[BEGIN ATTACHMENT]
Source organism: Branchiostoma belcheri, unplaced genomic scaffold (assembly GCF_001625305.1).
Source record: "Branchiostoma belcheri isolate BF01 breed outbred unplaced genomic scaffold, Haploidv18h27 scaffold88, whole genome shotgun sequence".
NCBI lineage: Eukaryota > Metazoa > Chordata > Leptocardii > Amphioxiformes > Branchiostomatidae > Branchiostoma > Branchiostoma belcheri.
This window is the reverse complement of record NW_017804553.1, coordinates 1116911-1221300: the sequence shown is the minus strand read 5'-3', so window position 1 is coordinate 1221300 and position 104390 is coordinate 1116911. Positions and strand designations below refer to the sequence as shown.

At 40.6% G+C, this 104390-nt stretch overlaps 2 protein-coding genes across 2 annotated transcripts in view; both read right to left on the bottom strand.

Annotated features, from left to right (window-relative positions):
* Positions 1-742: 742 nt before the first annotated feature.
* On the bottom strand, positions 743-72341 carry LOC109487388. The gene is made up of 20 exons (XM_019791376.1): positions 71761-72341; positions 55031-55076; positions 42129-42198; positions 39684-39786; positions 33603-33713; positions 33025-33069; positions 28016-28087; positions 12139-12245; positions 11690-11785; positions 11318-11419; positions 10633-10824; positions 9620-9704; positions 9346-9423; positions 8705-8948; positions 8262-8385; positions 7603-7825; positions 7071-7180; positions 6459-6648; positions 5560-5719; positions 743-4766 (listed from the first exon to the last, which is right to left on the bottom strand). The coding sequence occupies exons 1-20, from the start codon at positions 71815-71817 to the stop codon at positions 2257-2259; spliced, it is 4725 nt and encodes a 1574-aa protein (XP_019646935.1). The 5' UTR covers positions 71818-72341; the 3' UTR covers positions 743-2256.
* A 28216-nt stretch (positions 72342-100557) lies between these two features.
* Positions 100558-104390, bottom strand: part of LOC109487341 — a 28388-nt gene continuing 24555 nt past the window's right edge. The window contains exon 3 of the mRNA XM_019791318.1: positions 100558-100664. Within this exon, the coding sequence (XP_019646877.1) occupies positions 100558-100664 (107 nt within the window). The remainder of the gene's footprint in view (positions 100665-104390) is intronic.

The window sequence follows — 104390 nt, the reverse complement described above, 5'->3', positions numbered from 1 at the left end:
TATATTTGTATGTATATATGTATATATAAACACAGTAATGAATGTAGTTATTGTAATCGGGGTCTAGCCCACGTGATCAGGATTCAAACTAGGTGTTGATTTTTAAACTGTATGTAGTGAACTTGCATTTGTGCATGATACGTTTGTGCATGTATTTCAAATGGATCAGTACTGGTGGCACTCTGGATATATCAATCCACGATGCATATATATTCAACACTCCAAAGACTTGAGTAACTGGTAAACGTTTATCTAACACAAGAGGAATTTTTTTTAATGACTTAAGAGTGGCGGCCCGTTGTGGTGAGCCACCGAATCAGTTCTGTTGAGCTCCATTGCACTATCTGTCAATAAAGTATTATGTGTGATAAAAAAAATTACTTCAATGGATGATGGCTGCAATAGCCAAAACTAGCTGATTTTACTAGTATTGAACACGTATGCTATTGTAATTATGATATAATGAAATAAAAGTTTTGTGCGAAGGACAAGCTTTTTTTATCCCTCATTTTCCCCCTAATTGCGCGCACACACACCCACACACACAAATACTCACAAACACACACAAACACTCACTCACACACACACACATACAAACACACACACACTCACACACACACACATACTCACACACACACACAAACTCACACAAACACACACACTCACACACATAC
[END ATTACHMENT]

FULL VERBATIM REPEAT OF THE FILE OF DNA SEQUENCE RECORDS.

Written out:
Source organism: Branchiostoma belcheri, unplaced genomic scaffold (assembly GCF_001625305.1).
Source record: "Branchiostoma belcheri isolate BF01 breed outbred unplaced genomic scaffold, Haploidv18h27 scaffold88, whole genome shotgun sequence".
NCBI lineage: Eukaryota > Metazoa > Chordata > Leptocardii > Amphioxiformes > Branchiostomatidae > Branchiostoma > Branchiostoma belcheri.
This window is the reverse complement of record NW_017804553.1, coordinates 1116911-1221300: the sequence shown is the minus strand read 5'-3', so window position 1 is coordinate 1221300 and position 104390 is coordinate 1116911. Positions and strand designations below refer to the sequence as shown.

At 40.6% G+C, this 104390-nt stretch overlaps 2 protein-coding genes across 2 annotated transcripts in view; both read right to left on the bottom strand.

Annotated features, from left to right (window-relative positions):
* Positions 1-742: 742 nt before the first annotated feature.
* On the bottom strand, positions 743-72341 carry LOC109487388. The gene is made up of 20 exons (XM_019791376.1): positions 71761-72341; positions 55031-55076; positions 42129-42198; positions 39684-39786; positions 33603-33713; positions 33025-33069; positions 28016-28087; positions 12139-12245; positions 11690-11785; positions 11318-11419; positions 10633-10824; positions 9620-9704; positions 9346-9423; positions 8705-8948; positions 8262-8385; positions 7603-7825; positions 7071-7180; positions 6459-6648; positions 5560-5719; positions 743-4766 (listed from the first exon to the last, which is right to left on the bottom strand). The coding sequence occupies exons 1-20, from the start codon at positions 71815-71817 to the stop codon at positions 2257-2259; spliced, it is 4725 nt and encodes a 1574-aa protein (XP_019646935.1). The 5' UTR covers positions 71818-72341; the 3' UTR covers positions 743-2256.
* A 28216-nt stretch (positions 72342-100557) lies between these two features.
* Positions 100558-104390, bottom strand: part of LOC109487341 — a 28388-nt gene continuing 24555 nt past the window's right edge. The window contains exon 3 of the mRNA XM_019791318.1: positions 100558-100664. Within this exon, the coding sequence (XP_019646877.1) occupies positions 100558-100664 (107 nt within the window). The remainder of the gene's footprint in view (positions 100665-104390) is intronic.

The window sequence follows — 104390 nt, the reverse complement described above, 5'->3', positions numbered from 1 at the left end:
TATATTTGTATGTATATATGTATATATAAACACAGTAATGAATGTAGTTATTGTAATCGGGGTCTAGCCCACGTGATCAGGATTCAAACTAGGTGTTGATTTTTAAACTGTATGTAGTGAACTTGCATTTGTGCATGATACGTTTGTGCATGTATTTCAAATGGATCAGTACTGGTGGCACTCTGGATATATCAATCCACGATGCATATATATTCAACACTCCAAAGACTTGAGTAACTGGTAAACGTTTATCTAACACAAGAGGAATTTTTTTTAATGACTTAAGAGTGGCGGCCCGTTGTGGTGAGCCACCGAATCAGTTCTGTTGAGCTCCATTGCACTATCTGTCAATAAAGTATTATGTGTGATAAAAAAAATTACTTCAATGGATGATGGCTGCAATAGCCAAAACTAGCTGATTTTACTAGTATTGAACACGTATGCTATTGTAATTATGATATAATGAAATAAAAGTTTTGTGCGAAGGACAAGCTTTTTTTATCCCTCATTTTCCCCCTAATTGCGCGCACACACACCCACACACACAAATACTCACAAACACACACAAACACTCACTCACACACACACACATACAAACACACACACACTCACACACACACACATACTCACACACACACACAAACTCACACAAACACACACACTCACACACATAC